The ACT could resume trans-Tasman flights by spring. Chief Minister Andrew Barr will visit New Zealand next week to meet Wellington and Auckland counterparts to develop a joint package to present to the airlines.
“This is a rare opportunity,” Mr Barr said. “We’ve always come up against a lack of aircraft availability. In order to get a new flight into Canberra, we’ve generally had to convince airlines to stop flying somewhere else. For the first time since I’ve been Tourism Minister – we’re talking 15 years now – there’s an abundance of aircraft, and the airlines are looking for good places to fly.
“We think we’ve got a very compelling product and offer, and the partnership that we hope to strike with our counterparts in New Zealand will see this as a two-way flow of tourists, business travellers, and friends and family reunited after an extended period where they’ve not been able to travel, even across to New Zealand.”
Quarantine-free travel between the two Pacific nations resumed in April.
Mr Barr hoped to have flights running between New Zealand and Canberra in time for Floriade (September to October), but said summer would also work well.
On this side of the Tasman Sea, the ACT had never had a better domestic aviation network, Mr Barr stated. There were now direct flights to every capital city (including Darwin and Hobart), and new routes to regional centres like the Sunshine Coast, Cairns and Port Macquarie. The Canberra–Melbourne price war – “magic words for consumers and for the tourism industry” – could bring large numbers of tourists into Canberra.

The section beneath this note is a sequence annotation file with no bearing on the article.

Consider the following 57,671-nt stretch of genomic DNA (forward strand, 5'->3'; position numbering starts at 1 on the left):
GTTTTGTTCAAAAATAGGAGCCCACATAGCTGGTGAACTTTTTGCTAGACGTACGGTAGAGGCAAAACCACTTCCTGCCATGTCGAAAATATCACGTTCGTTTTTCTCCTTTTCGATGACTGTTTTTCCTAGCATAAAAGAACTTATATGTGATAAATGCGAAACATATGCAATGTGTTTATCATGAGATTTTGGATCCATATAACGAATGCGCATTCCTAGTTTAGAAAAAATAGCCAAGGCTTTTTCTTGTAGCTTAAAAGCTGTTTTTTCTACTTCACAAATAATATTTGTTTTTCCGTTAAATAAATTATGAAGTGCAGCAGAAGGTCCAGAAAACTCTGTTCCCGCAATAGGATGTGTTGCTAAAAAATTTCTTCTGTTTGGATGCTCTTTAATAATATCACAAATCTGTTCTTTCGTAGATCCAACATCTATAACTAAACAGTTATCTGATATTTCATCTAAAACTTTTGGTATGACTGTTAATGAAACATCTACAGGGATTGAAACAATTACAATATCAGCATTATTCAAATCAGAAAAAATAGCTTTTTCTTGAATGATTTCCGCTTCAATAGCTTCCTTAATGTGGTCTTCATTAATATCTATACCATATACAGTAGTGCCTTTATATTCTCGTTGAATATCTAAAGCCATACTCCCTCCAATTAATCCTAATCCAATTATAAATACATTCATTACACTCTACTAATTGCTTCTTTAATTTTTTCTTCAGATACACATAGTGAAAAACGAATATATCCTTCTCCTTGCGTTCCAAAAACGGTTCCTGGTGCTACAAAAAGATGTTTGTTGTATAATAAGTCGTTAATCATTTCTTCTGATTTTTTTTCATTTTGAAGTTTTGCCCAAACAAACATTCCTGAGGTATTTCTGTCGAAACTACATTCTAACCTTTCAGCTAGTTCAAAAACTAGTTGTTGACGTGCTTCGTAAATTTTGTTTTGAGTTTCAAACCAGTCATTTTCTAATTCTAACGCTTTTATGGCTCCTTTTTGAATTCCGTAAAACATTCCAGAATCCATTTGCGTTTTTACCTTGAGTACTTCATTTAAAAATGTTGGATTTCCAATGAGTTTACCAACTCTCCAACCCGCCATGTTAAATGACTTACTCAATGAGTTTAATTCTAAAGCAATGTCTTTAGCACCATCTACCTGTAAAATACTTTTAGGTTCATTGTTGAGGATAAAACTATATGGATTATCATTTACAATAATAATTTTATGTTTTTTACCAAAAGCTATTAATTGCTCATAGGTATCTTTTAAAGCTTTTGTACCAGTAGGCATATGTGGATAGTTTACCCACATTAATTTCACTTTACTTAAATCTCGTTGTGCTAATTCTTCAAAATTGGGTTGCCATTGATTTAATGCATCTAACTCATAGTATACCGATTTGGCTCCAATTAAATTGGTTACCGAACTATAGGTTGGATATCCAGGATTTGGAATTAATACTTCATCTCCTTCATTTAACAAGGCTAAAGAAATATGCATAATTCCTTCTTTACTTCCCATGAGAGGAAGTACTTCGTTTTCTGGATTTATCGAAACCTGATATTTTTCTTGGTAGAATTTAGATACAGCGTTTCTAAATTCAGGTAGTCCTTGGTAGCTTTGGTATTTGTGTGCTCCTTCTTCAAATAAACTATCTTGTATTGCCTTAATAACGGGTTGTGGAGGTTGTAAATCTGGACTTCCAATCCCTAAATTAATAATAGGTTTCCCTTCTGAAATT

In fact, Mr Barr said, Canberra’s tourism sector had rebounded from “the most disruptive events in living memory for tourism locally, nationally and internationally”. Hotels were now 73% full, well above the national average (61%); last April, they were only 14% occupied.
Dr Naomi Dale, CEO of the Canberra Region Tourism Industry Council, said many tourism properties had seen “a really terrific improvement” in visitor numbers.
The National Zoo and Aquarium has also been lucky to have healthy numbers, a spokesperson said. The Zoo’s business manager, Russell Jackson, said that a lot of people were coming down the highway on weekends, but he remained “cautiously optimistic”; international travel may change the situation.
Mr Barr said the combination of cheap, direct flights and more visitors “augured well for the coming financial year for the Canberra tourism industry”.
The ACT Government intends to restore ACT tourist revenue to $2.5 billion by the middle of next year, and grow it to $3.5 billion by 2030.
The COVID-Safe Tourism Co-Investment Program (funding products and infrastructure) and the Tourism Co-operative Marketing Fund (marketing campaigns that increase awareness of the ACT as a leisure destination) have supported more than 100 tourism businesses and invested more than $3 million in the industry, Mr Barr said.
“I was somewhat nervous about what the level of take-up would be,” Mr Barr admitted. “But they have been over-subscribed. That gives us confidence that it’s the right model, and that it’s worth investing in again in the future.”
He said projects funded include new shuttle bus services, a night safari at the Zoo (to be launched later this year), and an ice age exhibit at the National Dinosaur Museum.
Dr Dale said the ACT community could not have created new products and programs without the ACT Government’s support.
New products will ‘pop up’ over the next 12 to 18 months, the Chief Minister said.
“We are going to have people who have not been to Canberra for a long time coming here, taking advantage of the cheaper air fares and the fact that their tourism options are largely domestic at this point in time,” Mr Barr said.
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